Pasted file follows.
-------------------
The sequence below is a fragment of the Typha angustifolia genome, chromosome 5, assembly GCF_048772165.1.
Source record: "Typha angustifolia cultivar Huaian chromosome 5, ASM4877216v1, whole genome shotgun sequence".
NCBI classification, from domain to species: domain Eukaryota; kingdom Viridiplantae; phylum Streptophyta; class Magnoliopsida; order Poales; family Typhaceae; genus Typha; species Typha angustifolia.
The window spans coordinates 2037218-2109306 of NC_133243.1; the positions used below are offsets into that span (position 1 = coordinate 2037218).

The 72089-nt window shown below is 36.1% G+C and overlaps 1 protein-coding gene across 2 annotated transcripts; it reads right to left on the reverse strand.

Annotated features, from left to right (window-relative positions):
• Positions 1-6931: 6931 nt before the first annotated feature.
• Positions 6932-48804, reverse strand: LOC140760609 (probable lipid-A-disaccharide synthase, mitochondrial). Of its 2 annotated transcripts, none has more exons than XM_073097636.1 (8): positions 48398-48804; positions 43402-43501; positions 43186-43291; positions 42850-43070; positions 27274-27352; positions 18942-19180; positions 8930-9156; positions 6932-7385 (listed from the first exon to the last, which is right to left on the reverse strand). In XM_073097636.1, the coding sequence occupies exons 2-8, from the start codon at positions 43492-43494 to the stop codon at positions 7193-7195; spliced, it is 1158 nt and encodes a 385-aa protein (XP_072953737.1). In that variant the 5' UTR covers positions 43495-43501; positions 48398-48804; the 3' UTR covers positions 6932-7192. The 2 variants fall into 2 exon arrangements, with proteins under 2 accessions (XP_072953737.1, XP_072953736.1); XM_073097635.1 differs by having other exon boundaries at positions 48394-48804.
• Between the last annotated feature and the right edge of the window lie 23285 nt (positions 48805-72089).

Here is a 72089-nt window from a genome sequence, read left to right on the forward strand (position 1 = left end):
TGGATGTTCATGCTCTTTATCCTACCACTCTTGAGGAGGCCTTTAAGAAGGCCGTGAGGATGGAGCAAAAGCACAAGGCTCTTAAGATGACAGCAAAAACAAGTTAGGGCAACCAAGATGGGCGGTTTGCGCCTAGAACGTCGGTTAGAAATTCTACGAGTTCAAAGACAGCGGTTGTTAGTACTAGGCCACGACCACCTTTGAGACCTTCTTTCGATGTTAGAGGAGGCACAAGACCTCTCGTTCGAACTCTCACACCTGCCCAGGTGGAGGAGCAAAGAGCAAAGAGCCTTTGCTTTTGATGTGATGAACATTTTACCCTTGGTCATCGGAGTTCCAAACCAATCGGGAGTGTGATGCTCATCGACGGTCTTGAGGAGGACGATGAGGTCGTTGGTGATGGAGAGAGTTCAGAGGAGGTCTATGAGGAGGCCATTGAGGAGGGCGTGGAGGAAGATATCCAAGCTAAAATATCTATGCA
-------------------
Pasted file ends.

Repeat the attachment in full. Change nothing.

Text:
The sequence below is a fragment of the Typha angustifolia genome, chromosome 5, assembly GCF_048772165.1.
Source record: "Typha angustifolia cultivar Huaian chromosome 5, ASM4877216v1, whole genome shotgun sequence".
NCBI classification, from domain to species: domain Eukaryota; kingdom Viridiplantae; phylum Streptophyta; class Magnoliopsida; order Poales; family Typhaceae; genus Typha; species Typha angustifolia.
The window spans coordinates 2037218-2109306 of NC_133243.1; the positions used below are offsets into that span (position 1 = coordinate 2037218).

The 72089-nt window shown below is 36.1% G+C and overlaps 1 protein-coding gene across 2 annotated transcripts; it reads right to left on the reverse strand.

Annotated features, from left to right (window-relative positions):
• Positions 1-6931: 6931 nt before the first annotated feature.
• Positions 6932-48804, reverse strand: LOC140760609 (probable lipid-A-disaccharide synthase, mitochondrial). Of its 2 annotated transcripts, none has more exons than XM_073097636.1 (8): positions 48398-48804; positions 43402-43501; positions 43186-43291; positions 42850-43070; positions 27274-27352; positions 18942-19180; positions 8930-9156; positions 6932-7385 (listed from the first exon to the last, which is right to left on the reverse strand). In XM_073097636.1, the coding sequence occupies exons 2-8, from the start codon at positions 43492-43494 to the stop codon at positions 7193-7195; spliced, it is 1158 nt and encodes a 385-aa protein (XP_072953737.1). In that variant the 5' UTR covers positions 43495-43501; positions 48398-48804; the 3' UTR covers positions 6932-7192. The 2 variants fall into 2 exon arrangements, with proteins under 2 accessions (XP_072953737.1, XP_072953736.1); XM_073097635.1 differs by having other exon boundaries at positions 48394-48804.
• Between the last annotated feature and the right edge of the window lie 23285 nt (positions 48805-72089).

Here is a 72089-nt window from a genome sequence, read left to right on the forward strand (position 1 = left end):
TGGATGTTCATGCTCTTTATCCTACCACTCTTGAGGAGGCCTTTAAGAAGGCCGTGAGGATGGAGCAAAAGCACAAGGCTCTTAAGATGACAGCAAAAACAAGTTAGGGCAACCAAGATGGGCGGTTTGCGCCTAGAACGTCGGTTAGAAATTCTACGAGTTCAAAGACAGCGGTTGTTAGTACTAGGCCACGACCACCTTTGAGACCTTCTTTCGATGTTAGAGGAGGCACAAGACCTCTCGTTCGAACTCTCACACCTGCCCAGGTGGAGGAGCAAAGAGCAAAGAGCCTTTGCTTTTGATGTGATGAACATTTTACCCTTGGTCATCGGAGTTCCAAACCAATCGGGAGTGTGATGCTCATCGACGGTCTTGAGGAGGACGATGAGGTCGTTGGTGATGGAGAGAGTTCAGAGGAGGTCTATGAGGAGGCCATTGAGGAGGGCGTGGAGGAAGATATCCAAGCTAAAATATCTATGCA